Back in 2010 some researchers at the University of Berkley started work on an instruction set architecture (ISA) that was going to be both open for anybody to use and incorporating modern ideas. All computers run by performing a series of operations, like loading a 16 bit value from memory, adding two 32 bit numbers together and returning the highest possible 32 bit value if the result can't be represented in 32 bits, or taking the cosine of a 32 bit number. An ISA defines which operations are basic to the computer and which have to be assembled out of other instructions. It also tells you how you represent your instructions as sequences of 1s and 0s in memory. And it specifies various other things such as how memory accesses from different cores interact.
You might have heard of the great RISC versus CISC wars of the 1980s. For a long time it was very expensive to move data from memory to the computer core (it was only every one back then) and back. Transferring instructions is part of that and to save on instruction memory designers wanted to use as few instructions as possible and so made their instructions as powerful as they could. And since programming back then was usually done by programmers writing individual instructions rather than using compilers this also meant less work for the programmer.
But as time went on the amount of data that computers worked on grew faster than the number of instructions they used making code size merely important rather than critical. Programmers started to use compilers more. And some researchers at Berkley and Stanford realized that there were a lot of advantages to using a less complex instruction set. If you simplified your ISA you would have an easier time doing things like starting one instruction before the previous one had finished because there were fewer complicated interactions. Less instructions meant less work for designers. And in the early 80s you could fit an entire RISC core on a single silicon chip rather than having to spread it across multiple chips. That made it cheaper and faster.
A lot has changed since the 80s. Some aspects of the RISC philosophy have fallen by the wayside but others are embraced by everyone designing a new ISA for general purpose computers. And RISC-V is, of course, firmly in the RISC camp.
Other people have created ISA that are open for anybody to use and free of patents but none of them had ever really taken off. I'm not familiar with them so I'm not going to speculate on why. In contrast RISC-V has gotten a lot of people interested. There are a number of concrete processors that adhere to the architecture that have been designed at Berkly and other places and which have also been released for people to use freely which may be part of it.
When I first heard of these efforts a couple of years ago I was impressed. Back when I was doing my thesis I could see how an open chip design could be been useful for me to modify and try out my ideas for my thesis. Now that there were these designs out there free to modify and with working compilers and other software out there lots of academics working on processor design were going to have a very powerful tool. So RISC-V clearly had a bright future in academia.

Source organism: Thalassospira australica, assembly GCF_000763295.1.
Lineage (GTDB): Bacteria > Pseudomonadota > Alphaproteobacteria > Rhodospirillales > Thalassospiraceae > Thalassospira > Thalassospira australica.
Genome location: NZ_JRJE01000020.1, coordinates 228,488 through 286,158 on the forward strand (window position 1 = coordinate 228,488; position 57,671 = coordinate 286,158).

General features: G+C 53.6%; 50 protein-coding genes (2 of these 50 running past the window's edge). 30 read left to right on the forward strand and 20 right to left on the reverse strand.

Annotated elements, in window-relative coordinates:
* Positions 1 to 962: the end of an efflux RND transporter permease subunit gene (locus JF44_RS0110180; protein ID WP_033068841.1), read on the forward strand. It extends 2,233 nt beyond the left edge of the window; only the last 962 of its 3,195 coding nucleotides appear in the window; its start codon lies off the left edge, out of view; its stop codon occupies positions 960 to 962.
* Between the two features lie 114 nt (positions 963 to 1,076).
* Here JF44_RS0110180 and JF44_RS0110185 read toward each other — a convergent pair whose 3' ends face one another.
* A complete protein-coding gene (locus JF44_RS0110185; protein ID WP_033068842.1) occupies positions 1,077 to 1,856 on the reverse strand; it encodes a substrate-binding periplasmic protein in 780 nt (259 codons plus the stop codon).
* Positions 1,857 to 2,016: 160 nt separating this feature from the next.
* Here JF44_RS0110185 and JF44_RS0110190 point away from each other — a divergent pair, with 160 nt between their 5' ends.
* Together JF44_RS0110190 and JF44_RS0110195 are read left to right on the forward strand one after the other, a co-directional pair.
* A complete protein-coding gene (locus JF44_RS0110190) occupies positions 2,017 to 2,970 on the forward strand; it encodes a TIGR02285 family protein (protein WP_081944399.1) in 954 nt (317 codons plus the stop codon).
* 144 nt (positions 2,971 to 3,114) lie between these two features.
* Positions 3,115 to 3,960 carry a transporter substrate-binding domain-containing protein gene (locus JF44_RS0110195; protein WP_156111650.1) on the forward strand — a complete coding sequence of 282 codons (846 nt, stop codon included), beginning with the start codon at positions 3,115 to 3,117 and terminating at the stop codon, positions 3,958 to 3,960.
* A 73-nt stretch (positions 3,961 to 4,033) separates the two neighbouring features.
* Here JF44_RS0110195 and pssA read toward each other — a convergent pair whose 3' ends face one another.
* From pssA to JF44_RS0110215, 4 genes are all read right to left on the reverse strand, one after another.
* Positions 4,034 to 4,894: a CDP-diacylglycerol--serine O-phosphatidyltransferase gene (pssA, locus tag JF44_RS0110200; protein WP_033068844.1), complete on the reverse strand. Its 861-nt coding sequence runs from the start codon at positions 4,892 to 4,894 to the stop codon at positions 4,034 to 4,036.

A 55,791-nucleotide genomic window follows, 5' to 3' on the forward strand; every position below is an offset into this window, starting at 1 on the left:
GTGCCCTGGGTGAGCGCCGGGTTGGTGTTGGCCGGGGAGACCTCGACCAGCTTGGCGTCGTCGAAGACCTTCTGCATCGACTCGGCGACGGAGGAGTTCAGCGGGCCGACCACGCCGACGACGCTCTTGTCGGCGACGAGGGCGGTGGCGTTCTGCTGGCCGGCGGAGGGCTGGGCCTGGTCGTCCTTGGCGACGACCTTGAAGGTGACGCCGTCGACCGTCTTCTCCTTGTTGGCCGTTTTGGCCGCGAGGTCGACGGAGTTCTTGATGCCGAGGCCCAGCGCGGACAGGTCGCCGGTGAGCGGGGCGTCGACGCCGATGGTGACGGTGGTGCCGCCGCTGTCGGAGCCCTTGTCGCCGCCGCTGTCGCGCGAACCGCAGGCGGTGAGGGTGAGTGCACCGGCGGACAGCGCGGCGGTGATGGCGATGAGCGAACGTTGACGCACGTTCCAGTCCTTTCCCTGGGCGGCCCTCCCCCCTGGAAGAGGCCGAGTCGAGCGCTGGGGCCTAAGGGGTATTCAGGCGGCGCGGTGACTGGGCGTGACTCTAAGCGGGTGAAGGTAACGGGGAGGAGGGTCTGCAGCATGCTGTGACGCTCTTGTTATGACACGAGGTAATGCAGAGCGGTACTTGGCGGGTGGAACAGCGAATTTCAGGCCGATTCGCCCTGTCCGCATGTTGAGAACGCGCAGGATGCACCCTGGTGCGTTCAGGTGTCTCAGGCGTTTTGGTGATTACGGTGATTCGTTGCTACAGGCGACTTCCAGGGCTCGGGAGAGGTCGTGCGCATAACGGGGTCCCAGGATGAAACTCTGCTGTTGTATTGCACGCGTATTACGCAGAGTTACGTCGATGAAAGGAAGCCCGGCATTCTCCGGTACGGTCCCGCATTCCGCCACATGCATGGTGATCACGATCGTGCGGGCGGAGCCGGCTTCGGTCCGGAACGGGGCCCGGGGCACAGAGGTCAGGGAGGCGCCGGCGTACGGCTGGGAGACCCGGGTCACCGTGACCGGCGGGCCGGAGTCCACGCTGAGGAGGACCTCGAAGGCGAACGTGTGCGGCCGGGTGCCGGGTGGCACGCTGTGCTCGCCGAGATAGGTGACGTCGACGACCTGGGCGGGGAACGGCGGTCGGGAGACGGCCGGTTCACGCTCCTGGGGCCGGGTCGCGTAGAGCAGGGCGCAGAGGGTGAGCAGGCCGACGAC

In the outside world there were certain benefits. RISC-V makes it very easy to add your own new instructions for any special purpose you might have. So companies with special purposes in mind would have a reason to look at it. I wasn't optimistic about a wider impact, though.
Well, it now looks like I was underestimating it. At the seventh RISC-V Workshop yesterday Western Digital announced that they were moving to RISC-V for the microcontrollers in their hard drives which tell the drive head where to go, communicate back to the motherboard, etc. That's potentially billions of RISC-V cores shipped in commercial products every year.
A while ago NVidia also announced that they were looking at RISC-V for microcontrollers orchestrating things in their graphics cards while the GPU cores did the computational heavy lifting. They mentioned that the ability to add their own extra instructions was a big draw.
So that's some success in embedded microcontrollers. That makes sense for people who want more customization or who don't want to pay licensing fees to, say, ARM. A few days ago I certainly hadn't been expecting people to be seriously considering RISC-V for application cores running all sorts of different programs such as in a phone or laptop. If you're receiving applications from third parties they can't make use of any special extra instructions you have so the RISC-V flexibility isn't a factor. And nobody has created applications for RISC-V, though you can always compile existing code for it if you have access to the source.
Well, I still think that but another of the talks at the Workshop was for a fairly hefty 4 core chip that would do pretty well inside a laptop. I'm not sure anyone is going to put it there but I'm sure people will be using it for servers, where you're running a narrower selection of software. There's support for RISC-V being added to Linux though it isn't fully supported yet.
The whole thing is moving faster outside of academia than I would have expected and I'm interested in seeing what the future brings.
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